The ACT’s mask mandate will end at 11:59 pm on Friday (9 July), despite the NSW lockdown being extended by a week until 16 July.
Those subject to stay at home orders are able to leave after 14 days since the last time they were in the Greater Sydney region. Less than 50 people are quarantining in the ACT after visiting a domestic exposure location.
Around 6400 people in the ACT are currently subject to stay at home orders because they have been in the Greater Sydney region in the preceding fortnight, but this is down significantly from more than 10,000 last week.
Chief Minister Andrew Barr said the decreasing number of people travelling between the two capital cities, coupled with no seeding of the virus outside Greater Sydney, meant health authorities were comfortable removing the mandate.
Mr Barr urged Canberrans to use their common sense when travelling and attending public gatherings. He is encouraging mask use where people cannot socially distance or during places of prolonged exposure, like public transport.
“Assume that there is still a level of risk. It is lower than a week ago, but there is still a level of risk. Behave accordingly,” he said.
Mr Barr also said conversations had been progressing regarding an expanded vaccine rollout that would include workplaces after the issue was raised at last Friday’s National Cabinet meeting.
“In thinking about a business or workplace rollout, the public service, defence and universities would be a good place to start in the ACT,” he said.
“As we get more vaccines, we will be able to get them out to more people, more quickly.”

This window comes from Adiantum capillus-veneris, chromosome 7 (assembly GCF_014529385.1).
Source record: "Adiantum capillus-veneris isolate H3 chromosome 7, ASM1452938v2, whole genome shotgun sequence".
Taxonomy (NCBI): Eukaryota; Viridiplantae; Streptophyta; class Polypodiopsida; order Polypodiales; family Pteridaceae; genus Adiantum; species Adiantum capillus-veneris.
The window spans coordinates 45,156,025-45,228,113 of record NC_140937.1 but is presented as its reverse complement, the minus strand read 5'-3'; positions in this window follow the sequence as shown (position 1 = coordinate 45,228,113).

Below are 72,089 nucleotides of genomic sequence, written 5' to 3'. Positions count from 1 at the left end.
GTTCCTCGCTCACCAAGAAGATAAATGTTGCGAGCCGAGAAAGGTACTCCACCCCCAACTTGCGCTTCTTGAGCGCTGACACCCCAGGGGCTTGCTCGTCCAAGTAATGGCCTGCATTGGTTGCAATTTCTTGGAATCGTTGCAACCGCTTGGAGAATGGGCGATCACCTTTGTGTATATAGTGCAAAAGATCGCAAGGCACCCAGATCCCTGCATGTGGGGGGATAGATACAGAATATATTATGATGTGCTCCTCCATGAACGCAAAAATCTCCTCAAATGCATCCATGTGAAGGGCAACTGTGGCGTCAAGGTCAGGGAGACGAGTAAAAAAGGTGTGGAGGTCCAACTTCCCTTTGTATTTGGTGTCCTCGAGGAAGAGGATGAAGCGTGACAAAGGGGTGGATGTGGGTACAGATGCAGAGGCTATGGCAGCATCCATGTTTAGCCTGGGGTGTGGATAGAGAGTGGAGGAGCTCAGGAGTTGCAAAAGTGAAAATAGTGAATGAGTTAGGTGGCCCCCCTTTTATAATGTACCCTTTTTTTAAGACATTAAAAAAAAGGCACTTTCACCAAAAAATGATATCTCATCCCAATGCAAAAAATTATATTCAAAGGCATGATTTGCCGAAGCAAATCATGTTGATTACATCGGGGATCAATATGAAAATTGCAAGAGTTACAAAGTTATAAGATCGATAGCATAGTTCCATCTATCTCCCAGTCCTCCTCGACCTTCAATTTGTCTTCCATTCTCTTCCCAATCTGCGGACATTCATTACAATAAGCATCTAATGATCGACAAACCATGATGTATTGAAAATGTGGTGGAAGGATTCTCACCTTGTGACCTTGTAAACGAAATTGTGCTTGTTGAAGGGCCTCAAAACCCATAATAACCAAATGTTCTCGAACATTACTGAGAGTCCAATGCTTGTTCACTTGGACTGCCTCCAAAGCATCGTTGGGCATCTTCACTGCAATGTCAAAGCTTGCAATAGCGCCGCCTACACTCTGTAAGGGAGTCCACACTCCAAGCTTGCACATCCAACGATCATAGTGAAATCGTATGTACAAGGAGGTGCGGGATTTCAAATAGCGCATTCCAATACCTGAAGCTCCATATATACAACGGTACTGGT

Although arrangements for the workplace rollout are not clear, Mr Barr suggested that the Commonwealth may contract out the vaccination to a third-party provider as occurs with flu shots. Discussions were also needed for universities which are “semi-government, semi-private”.
“I took the opportunity to remind the Prime Minister that the Australian Government employees one in four people in the workforce in the ACT and the defence and university sector also cover a large number of younger people who are not currently eligible for vaccination.”
The rollout of the defence sector would remain under the remit of the Coordinator-General of Operation COVID Shield, Lieutenant General John Frewen.
The vaccination of people under the age of 40 was again brought up after NSW Health Minister Dr Kerry Chant revealed that 14 out of 37 hospitalisations in the state are under 55.
She said this should dispel the myth COVID-19 only affects older people.
Eight people in hospital are under the age of 35 and of the seven people in intensive care, one is aged in their 30s, one in their 50s, two in their 60s and three in their 70s.
Mr Barr said this highlighted the need for public health measures to protect the entire community, not just older Australians.
“Older Australians are more at risk of severe disease and death than younger people, but younger people can still get sick and die,” he said.
“The rationale for the rollout of the vaccine program has been to focus on those most at risk. We would love to vaccinate more people, but we are running our program full tilt … until more supply becomes available.”